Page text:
After two disappointing sandwiches in a row, I felt like I’d lost my Hamdel mojo. For such an egregiously unhealthy bunch of sandwiches, dry meat and insipid sauce made each bite a calorically devastating exercise in sensory deprivation. In order to get my mojo back, I decided to try the mysteriously titled Mojo Melt—hot roast beef, melted American cheese, coleslaw, and Russian dressing on a toasted hero. Continue reading
Monthly Archives: September 2010
Melissa A., Dartmouth College
Orientation has finally come to an end, which means that the seemingly ceaseless parade of free food events has also concluded. This, of course, led me to transition from Medlife organization meals and Ultimate Frisbee team dinners to the actual dining halls on campus. Over the past few of days, I have grown to frequent Collis Café, the dining location that lays in the heart of one of the biggest hot spots on campus, the Collis Center. With its wide variety of options, charismatic staff, and fantastic service, Collis Café attracts hordes of students. Continue reading
Zach B., Yale University
The New Haven food scene pales in vibrancy and variety next to nearby New York City or Boston. Even so, certain types of restaurants do abound around Yale, including pizza, Thai, and noodle houses. New Haven noodles range from diner food to sit down restaurants, and similarly differ in quality. I decided to visit three Yale staples and gauge their quality for myself: Ivy Noodle, York St. Noodle, and Bentara.
Nathan S., Macalester College
Surrounded by the copious sandwich shops and pizzerias on Grand Avenue, a single restaurant serves up traditional Mediterranean cuisine to community members, commuters, and college students alike. Shish offers an affordable alternative to traditional American fast food with gyros, falafel, hummus, and tabouli. The café offers a small dining space with an additional room (although sometimes not enough to hold the crowds) in the back to accommodate food rushes. Due to the relatively small café size and convenience, many patrons (college students in particular) chose to phone ahead of time and pick their order up. Continue reading
Caleb P., New England Conservatory
To a cash-strapped student in the Northeast, making each dollar stretch as far as possible evolves from a budgeting strategy into a daily bargain-hunting experience. In Boston, Cappy’s Pizza’s and Subs near the Back Bay Fens serves a competitive bargain to all students looking for a filling meal at a low price. With single slices of pizza larger than the size of one’s face, Cappy’s, as locals call it, definitely delivers the illusion of value, regardless of one’s lunch budget. Continue reading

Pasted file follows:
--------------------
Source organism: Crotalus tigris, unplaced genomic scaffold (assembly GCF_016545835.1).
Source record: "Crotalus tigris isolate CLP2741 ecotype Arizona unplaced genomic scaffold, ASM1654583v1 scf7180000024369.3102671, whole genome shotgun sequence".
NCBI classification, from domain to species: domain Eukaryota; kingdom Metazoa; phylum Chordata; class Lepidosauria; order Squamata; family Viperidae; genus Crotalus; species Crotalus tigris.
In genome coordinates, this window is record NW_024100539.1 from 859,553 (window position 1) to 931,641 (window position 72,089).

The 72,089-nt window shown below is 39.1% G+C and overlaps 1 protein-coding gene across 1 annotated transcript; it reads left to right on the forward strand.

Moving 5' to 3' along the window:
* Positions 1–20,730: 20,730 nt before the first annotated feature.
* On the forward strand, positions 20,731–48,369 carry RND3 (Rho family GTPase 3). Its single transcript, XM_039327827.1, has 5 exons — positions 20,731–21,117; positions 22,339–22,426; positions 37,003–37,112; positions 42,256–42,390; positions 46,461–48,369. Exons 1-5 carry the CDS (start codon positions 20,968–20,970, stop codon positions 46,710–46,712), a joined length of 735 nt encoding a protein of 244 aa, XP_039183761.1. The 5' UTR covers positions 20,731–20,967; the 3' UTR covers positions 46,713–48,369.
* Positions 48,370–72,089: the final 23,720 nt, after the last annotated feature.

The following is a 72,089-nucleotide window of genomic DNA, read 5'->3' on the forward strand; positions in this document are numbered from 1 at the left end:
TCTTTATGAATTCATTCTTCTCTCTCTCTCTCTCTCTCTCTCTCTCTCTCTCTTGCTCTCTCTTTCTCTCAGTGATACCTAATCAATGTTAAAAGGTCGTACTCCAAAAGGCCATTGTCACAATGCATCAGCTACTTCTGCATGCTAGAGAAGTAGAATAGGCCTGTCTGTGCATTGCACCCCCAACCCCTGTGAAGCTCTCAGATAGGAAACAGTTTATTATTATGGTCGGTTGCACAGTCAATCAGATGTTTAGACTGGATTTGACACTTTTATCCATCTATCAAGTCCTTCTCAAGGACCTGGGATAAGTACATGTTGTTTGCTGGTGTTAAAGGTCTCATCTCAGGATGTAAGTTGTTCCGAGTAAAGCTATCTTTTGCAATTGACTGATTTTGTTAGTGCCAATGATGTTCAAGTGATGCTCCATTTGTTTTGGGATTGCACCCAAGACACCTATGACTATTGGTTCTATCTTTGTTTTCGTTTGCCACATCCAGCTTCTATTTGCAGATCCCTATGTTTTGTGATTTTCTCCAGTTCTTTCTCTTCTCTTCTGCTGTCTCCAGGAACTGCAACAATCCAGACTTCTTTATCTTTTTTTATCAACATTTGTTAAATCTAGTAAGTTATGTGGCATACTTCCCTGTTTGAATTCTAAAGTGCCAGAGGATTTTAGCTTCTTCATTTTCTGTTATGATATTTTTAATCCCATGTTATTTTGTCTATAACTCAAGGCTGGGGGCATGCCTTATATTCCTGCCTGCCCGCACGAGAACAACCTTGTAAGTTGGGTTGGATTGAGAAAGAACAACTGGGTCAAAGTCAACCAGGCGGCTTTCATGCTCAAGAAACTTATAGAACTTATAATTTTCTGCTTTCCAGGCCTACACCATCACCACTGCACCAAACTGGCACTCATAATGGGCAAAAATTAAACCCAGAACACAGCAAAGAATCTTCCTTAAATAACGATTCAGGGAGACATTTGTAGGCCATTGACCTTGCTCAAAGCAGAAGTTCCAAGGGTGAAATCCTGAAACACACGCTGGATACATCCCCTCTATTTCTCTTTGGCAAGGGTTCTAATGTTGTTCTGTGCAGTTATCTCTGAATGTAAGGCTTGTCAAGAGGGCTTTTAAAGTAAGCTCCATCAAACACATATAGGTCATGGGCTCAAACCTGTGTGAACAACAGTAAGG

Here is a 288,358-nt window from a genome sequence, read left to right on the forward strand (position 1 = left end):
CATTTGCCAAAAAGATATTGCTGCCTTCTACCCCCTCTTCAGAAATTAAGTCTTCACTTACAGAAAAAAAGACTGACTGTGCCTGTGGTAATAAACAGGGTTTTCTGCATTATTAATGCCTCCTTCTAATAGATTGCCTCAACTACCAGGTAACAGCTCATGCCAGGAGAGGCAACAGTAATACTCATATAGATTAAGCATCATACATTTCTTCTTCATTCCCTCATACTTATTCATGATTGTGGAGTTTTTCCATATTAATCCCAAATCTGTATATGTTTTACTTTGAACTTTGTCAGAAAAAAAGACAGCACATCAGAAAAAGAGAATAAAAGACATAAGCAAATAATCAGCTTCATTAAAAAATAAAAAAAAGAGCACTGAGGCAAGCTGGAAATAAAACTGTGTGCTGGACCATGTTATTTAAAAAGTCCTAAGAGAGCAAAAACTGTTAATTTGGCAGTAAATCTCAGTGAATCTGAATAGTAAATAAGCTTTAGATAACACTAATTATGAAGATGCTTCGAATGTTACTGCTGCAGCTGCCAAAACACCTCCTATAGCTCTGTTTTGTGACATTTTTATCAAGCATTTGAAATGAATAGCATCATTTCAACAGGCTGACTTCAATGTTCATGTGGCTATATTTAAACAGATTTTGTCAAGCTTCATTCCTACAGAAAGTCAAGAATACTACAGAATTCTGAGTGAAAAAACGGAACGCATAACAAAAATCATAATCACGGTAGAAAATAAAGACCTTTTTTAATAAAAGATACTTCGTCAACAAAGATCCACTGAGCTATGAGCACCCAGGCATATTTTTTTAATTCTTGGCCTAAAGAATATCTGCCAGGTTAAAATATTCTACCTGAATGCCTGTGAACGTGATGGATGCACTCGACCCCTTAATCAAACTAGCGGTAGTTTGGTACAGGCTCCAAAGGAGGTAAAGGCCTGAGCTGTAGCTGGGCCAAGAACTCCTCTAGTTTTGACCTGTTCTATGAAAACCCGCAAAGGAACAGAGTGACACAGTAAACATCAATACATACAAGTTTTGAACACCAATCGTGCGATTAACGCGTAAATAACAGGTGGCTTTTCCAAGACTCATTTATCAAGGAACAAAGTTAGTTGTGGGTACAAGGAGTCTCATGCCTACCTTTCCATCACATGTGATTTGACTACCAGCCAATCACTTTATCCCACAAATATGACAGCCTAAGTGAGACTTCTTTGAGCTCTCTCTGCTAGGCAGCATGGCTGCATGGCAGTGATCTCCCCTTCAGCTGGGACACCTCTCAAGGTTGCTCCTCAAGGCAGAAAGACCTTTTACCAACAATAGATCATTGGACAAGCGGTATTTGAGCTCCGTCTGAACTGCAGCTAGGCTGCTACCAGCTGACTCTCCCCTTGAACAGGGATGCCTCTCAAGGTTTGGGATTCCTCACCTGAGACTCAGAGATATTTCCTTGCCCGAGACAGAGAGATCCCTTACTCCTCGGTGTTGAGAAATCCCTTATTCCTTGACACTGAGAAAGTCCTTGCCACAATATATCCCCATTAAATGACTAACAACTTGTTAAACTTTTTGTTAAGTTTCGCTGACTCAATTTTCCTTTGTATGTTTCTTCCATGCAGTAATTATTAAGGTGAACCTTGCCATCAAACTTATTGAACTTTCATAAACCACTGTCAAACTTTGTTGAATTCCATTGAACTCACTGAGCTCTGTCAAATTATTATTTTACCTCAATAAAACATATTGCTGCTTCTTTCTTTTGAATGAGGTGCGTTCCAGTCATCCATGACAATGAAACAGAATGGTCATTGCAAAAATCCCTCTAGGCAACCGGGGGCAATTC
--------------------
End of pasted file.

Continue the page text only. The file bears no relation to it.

If you missed what this whole Tour de Hamdel thing is about, click here. Last time at Hamdel, I had the Cubano.
How did the Hamdel cooks distort The Lion King‘s “Hakuna Matata” into “Acuna Matada?” Seriously uninspired spelling bodes poorly for this sandwich. More importantly, what does the Acuna Matada, a hero with Arizona chicken salad, melted Muenster cheese, tomato, and hot peppers have to do with its Disney song namesake? Does lion taste like chicken? Is Arizona in Africa? Is anything about this sandwich at all African? Continue reading
Daniel B., Brandeis University
In terms of food, Sherman Dining Hall at Brandeis University seems designed for those few predestined to be human garbage disposals– one can have an obscenely large meal lasting the course of an entire day in this buffet style eatery, with the sole catch being that most of the food they consume should probably be shoved into an actual trash can immediately. In all fairness, most of the food could be described as “edible.” Continue reading
For me, a white truck selling food can mean only one thing: ice cream. Perhaps this nostalgia for my childhood leaves me a little skeptical of food trucks which abandon the cold treats and cheesy tunes for more adult fare. Whatever my own personal reservations on the subject, it is clear that many college students do not feel the same way, as increasing numbers of food trucks are springing up around college campuses. In particular, OnlyBurger, a popular food truck in Durham, North Carolina and at Duke, has taken the idea and run with it. Continue reading
For an introduction to the Tour de Hamdel, its sordid history, and an explanation of my own journey into the Hamilton Deli’s infinitely dense menu, click here. Last time at Hamdel, I ordered the NYPD.
Attached to the Hamdel’s menu board like an afterthought, a dangling piece of laminated plastic proudly describes the Cubano: sliced pork, ham, melted Swiss cheese, pickles, and mojito sauce. Continue reading
Marc P., Princeton University
The town of Princeton, New Jersey occupies a sort of no man’s land equidistant from Philadelphia and New York, and seems to have painstakingly isolated itself from the Jersey of Snooki and JWoww. That is to say that the Orange Bubble, as Princeton students call it, enjoys (or suffers) a relative dearth of fast-food and chain restaurants, aside from the painfully ubiquitous Starbucks and Panera just across from the north end of campus. Nevertheless, the town offers a wide variety of restaurants and cuisines ranging from the Hoagie Haven’s calorie bombs to the universally praised fare at Elements.
But for today, we’ll take a look at Mediterra, just down the road from the Bent Spoon, which offers a tasty, upscale take on classic Mediterranean food. Continue reading